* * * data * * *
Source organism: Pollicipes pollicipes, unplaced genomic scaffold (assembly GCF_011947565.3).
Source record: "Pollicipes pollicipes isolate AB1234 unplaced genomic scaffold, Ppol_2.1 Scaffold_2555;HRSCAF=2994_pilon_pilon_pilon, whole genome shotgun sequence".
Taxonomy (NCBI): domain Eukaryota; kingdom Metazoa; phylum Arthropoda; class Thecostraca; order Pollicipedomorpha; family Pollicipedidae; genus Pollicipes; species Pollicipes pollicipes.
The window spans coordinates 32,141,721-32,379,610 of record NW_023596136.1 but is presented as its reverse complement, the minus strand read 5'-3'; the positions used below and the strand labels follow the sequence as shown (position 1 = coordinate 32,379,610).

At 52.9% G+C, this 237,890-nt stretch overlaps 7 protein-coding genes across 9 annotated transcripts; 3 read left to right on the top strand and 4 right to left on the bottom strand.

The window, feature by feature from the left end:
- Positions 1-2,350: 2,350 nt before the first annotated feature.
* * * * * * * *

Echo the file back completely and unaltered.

Source organism: Pollicipes pollicipes, unplaced genomic scaffold (assembly GCF_011947565.3).
Source record: "Pollicipes pollicipes isolate AB1234 unplaced genomic scaffold, Ppol_2.1 Scaffold_2555;HRSCAF=2994_pilon_pilon_pilon, whole genome shotgun sequence".
Taxonomy (NCBI): domain Eukaryota; kingdom Metazoa; phylum Arthropoda; class Thecostraca; order Pollicipedomorpha; family Pollicipedidae; genus Pollicipes; species Pollicipes pollicipes.
The window spans coordinates 32,141,721-32,379,610 of record NW_023596136.1 but is presented as its reverse complement, the minus strand read 5'-3'; the positions used below and the strand labels follow the sequence as shown (position 1 = coordinate 32,379,610).

At 52.9% G+C, this 237,890-nt stretch overlaps 7 protein-coding genes across 9 annotated transcripts; 3 read left to right on the top strand and 4 right to left on the bottom strand.

The window, feature by feature from the left end:
- Positions 1-2,350: 2,350 nt before the first annotated feature.